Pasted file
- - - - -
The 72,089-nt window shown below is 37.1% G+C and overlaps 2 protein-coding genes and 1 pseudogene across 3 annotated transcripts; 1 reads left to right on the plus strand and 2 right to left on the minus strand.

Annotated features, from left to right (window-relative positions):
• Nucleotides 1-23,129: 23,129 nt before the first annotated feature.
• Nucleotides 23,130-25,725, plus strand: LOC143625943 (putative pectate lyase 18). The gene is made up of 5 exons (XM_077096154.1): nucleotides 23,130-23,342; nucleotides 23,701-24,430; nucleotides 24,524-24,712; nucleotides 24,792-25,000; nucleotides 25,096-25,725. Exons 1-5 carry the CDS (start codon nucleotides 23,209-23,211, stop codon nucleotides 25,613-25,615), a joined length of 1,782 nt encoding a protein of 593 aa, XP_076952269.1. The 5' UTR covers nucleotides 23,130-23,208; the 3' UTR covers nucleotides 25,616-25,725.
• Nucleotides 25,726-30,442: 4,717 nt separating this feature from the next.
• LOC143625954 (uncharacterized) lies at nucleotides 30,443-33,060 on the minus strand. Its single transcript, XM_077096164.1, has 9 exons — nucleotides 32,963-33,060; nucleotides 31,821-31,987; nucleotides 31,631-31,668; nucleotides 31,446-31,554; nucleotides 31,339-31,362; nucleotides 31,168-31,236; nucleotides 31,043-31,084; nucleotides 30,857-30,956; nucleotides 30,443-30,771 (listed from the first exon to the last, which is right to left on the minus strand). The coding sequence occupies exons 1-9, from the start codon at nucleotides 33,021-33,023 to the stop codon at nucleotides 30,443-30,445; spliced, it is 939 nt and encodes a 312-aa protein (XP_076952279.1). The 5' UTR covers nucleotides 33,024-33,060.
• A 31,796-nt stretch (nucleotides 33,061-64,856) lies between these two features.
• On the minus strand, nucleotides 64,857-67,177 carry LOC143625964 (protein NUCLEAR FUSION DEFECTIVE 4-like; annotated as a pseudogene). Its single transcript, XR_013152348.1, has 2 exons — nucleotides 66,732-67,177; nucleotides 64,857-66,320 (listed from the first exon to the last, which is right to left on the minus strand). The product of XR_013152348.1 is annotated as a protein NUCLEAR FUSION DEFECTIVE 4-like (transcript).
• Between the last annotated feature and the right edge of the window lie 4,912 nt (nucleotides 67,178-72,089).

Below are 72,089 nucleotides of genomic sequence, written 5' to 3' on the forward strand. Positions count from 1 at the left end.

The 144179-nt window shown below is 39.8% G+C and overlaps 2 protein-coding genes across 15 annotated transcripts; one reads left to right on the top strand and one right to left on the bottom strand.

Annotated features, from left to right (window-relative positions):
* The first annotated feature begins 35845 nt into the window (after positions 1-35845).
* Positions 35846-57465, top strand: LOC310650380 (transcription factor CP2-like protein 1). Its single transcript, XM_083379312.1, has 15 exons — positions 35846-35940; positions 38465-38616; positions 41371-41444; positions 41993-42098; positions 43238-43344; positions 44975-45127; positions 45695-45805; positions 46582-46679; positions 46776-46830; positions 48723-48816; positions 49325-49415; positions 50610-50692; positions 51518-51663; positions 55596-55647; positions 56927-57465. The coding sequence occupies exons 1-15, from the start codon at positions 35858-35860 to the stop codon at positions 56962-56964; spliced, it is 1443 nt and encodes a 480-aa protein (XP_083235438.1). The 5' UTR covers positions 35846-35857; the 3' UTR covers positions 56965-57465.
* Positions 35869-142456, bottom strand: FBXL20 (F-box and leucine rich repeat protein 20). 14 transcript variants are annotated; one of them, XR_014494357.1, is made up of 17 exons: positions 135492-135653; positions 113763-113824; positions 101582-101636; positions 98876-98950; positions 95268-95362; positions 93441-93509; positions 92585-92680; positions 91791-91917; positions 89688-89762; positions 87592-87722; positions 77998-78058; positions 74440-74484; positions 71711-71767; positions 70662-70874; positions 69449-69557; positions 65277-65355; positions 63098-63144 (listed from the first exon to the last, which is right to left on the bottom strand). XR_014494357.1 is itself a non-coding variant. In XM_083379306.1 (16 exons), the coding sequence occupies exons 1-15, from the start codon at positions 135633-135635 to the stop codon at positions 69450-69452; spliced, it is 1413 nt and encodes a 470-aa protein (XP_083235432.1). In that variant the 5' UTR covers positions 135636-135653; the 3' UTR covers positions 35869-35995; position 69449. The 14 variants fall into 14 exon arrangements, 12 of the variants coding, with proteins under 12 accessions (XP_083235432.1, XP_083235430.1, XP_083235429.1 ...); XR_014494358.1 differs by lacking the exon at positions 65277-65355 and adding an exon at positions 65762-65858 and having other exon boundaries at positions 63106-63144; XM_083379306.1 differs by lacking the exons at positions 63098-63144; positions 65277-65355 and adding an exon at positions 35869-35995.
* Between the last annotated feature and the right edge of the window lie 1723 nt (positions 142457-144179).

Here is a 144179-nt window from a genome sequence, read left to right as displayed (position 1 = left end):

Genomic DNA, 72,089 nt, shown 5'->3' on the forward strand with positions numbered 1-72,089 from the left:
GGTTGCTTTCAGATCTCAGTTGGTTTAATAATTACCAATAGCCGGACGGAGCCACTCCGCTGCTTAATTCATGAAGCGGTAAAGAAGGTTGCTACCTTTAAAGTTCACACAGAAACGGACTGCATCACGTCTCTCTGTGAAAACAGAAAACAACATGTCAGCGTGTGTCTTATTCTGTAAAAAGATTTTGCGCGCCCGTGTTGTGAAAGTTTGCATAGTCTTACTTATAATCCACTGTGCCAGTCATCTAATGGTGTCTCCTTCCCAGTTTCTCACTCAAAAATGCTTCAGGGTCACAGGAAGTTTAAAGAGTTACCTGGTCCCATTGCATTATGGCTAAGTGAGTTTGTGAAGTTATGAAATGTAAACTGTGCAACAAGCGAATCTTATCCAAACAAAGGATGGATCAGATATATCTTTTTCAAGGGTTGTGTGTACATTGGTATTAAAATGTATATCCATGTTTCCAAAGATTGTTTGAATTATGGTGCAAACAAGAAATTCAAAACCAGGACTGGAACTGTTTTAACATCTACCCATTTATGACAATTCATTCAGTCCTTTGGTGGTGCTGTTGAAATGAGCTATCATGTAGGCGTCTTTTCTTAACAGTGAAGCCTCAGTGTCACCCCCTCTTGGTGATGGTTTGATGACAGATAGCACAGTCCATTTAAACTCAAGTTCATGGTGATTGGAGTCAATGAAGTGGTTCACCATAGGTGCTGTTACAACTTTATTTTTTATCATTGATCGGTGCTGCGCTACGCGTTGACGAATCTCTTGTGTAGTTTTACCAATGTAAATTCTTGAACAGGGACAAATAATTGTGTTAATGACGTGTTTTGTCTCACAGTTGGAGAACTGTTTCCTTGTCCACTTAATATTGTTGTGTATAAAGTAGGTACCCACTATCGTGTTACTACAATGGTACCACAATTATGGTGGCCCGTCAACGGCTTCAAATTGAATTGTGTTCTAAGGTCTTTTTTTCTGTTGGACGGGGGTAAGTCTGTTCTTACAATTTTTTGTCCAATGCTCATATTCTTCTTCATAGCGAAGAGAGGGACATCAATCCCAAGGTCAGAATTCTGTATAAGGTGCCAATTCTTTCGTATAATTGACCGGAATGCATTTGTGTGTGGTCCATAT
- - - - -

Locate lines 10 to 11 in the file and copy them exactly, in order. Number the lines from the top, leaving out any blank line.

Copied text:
Below are 72,089 nucleotides of genomic sequence, written 5' to 3' on the forward strand. Positions count from 1 at the left end.

The 144179-nt window shown below is 39.8% G+C and overlaps 2 protein-coding genes across 15 annotated transcripts; one reads left to right on the top strand and one right to left on the bottom strand.